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Award-winning author Linda Williams Jackson pulls from her own childhood in the Mississippi Delta to tell the story of Ellis Earl, who dreams of a real house, food enough for the whole family—and to be someone.
It’s 1967, and eleven-year-old Ellis Earl Brown has big dreams. He’s going to grow up to be a teacher or a lawyer—or maybe both—and live in a big brick house in town. There’ll always be enough food in the icebox, and his mama won’t have to run herself ragged looking for work as a maid in order to support Ellis Earl and his eight siblings and niece, Vera. So Ellis Earl applies himself at school, soaking up the lessons that Mr. Foster teaches his class—particularly those about famous colored people like Mr. Thurgood Marshall and Miss Marian Wright—and borrowing books from his teacher’s bookshelf. When Mr. Foster presents him with a copy of Charlie and the Chocolate Factory, Ellis Earl is amazed to encounter a family that’s even worse off than his own—and is delighted by the Buckets’ very happy ending. But when Mama tells Ellis Earl that he might need to quit school to help support the family, he wonders if happy endings are only possible in storybooks. Around the historical touchstone of Robert Kennedy’s southern “poverty tour,” Linda Williams Jackson pulls from her own childhood in the Mississippi Delta to tell a detail-rich and poignant story with memorable characters, sure to resonate with readers who have ever felt constricted by their circumstances.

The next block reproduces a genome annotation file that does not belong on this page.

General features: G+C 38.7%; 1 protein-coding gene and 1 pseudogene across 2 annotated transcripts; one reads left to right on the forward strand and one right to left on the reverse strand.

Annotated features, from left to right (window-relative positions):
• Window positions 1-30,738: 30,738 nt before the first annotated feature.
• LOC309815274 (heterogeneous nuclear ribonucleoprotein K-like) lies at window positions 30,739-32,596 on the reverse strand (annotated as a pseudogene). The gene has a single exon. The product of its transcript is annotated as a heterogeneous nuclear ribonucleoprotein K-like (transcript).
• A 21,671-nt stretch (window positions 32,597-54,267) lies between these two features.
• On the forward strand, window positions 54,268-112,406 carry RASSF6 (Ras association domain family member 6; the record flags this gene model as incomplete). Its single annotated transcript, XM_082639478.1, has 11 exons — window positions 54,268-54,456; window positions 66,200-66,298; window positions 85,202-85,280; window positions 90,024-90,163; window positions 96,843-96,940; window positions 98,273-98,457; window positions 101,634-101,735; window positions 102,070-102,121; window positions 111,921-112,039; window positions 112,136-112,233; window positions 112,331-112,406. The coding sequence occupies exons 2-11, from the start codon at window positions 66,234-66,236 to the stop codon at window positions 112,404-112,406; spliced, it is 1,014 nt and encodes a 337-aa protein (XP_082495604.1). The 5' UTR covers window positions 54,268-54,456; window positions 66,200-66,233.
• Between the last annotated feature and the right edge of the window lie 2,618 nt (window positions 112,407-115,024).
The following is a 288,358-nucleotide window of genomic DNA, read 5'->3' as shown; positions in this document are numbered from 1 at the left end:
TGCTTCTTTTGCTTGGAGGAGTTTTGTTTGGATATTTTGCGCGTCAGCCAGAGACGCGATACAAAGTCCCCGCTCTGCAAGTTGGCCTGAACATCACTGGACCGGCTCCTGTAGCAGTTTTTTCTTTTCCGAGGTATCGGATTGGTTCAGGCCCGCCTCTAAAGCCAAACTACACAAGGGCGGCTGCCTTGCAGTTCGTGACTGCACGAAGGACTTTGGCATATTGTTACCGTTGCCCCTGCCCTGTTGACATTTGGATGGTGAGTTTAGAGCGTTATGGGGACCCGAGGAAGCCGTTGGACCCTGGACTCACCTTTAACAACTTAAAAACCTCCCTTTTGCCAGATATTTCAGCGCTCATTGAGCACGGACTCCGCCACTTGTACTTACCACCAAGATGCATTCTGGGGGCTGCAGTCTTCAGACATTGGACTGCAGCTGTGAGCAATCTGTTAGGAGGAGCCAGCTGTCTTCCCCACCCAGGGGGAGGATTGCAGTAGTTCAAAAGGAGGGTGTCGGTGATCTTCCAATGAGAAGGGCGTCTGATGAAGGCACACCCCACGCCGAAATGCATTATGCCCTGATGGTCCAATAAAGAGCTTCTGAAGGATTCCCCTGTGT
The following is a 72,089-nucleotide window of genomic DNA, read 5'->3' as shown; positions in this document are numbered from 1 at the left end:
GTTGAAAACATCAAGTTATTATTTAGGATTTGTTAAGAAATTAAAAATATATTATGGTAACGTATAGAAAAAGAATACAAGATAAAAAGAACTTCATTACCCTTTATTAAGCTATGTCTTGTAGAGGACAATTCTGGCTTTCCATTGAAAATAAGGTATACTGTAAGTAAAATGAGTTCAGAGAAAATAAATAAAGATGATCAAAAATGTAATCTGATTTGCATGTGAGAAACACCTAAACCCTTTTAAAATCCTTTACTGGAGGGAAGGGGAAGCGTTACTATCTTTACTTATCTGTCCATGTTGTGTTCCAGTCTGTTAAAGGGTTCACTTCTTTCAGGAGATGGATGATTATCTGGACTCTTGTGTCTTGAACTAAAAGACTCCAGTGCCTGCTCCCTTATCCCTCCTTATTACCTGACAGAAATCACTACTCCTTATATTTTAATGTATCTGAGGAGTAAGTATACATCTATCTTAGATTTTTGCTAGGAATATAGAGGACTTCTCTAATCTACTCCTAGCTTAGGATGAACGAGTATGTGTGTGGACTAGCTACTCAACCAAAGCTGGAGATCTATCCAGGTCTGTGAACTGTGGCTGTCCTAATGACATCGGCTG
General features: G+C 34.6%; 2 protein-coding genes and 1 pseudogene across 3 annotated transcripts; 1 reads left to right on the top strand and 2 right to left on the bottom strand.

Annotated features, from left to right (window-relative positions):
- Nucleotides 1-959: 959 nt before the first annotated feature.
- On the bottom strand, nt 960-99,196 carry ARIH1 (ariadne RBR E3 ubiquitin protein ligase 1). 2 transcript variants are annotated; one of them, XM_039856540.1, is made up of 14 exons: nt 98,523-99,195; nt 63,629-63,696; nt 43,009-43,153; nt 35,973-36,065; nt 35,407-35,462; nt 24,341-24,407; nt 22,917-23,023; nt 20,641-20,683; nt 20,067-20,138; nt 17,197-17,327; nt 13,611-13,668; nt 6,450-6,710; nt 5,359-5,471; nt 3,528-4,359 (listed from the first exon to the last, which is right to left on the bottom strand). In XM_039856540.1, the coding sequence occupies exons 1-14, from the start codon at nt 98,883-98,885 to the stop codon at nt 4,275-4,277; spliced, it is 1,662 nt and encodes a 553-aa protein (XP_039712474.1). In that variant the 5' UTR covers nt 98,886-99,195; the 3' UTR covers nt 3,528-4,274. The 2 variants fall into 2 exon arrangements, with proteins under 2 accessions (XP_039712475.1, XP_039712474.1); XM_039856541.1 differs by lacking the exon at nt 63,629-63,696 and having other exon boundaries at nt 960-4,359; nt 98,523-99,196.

About the Author
Linda Williams Jackson is the author of Midnight Without a Moon, which was an American Library Association Notable Children’s Book, a Jane Addams Honor Book for Peace and Social Justice, and a Washington Post Summer Book Club Selection. Her second book, A Sky Full of Stars, received a Malka Penn Honor for an outstanding children’s book addressing human rights issues and was a Bank Street College Best Book of the Year. Born and raised in Rosedale, Mississippi, Linda Williams Jackson lives in Southaven, Mississippi, with her family.
Drawing from her own childhood experiences, Jackson (Midnight without a Moon, 2017) creates a compelling story about racism, poverty, and the power of community to help lift people up. . . an excellent recommendation for any young reader looking for new books about the civil rights era.
—Booklist (starred review)
Jackson draws on her personal history to show real people behind Kennedy’s historic visit. . . She successfully presents individuals who, despite grinding poverty, nurtured hopes and dreams, and she highlights those like Mr. Foster and his church community who shared what they had with those in need. . . . Rich in detail; offers readers immediacy and connection.
Ellis Earl, Mr. Foster, the Brown brood, and their predominantly Black community are astutely characterized, imbued with eclectic and lovable personalities. Jackson (A Sky Full of Stars) delivers a touching novel that resonates today, centering the crucial impact of community on one family’s financial precarity.
An inspiring story about a tight-knit family, The Lucky Ones makes real the people who lived, worked, and grew up in the Mississippi Delta amid the tumult of the 1960s.
Poverty and hunger are powerfully evident in this story which is based on author Linda Jackson’s experiences growing up in rural Mississippi during the 60s. . . . The southern dialect of the Black characters is spot on and helps lend the story a sense of place.
—School Library Connection
An engaging portrait of a boy who dreams of becoming a lawyer or teacher as a way to lift his family out of poverty in this novel inspired by Robert F. Kennedy's 1967 'Poverty Tour' of the Mississippi Delta. . . The author paints a vivid portrait of what it was like to be this poor.
—The Buffalo News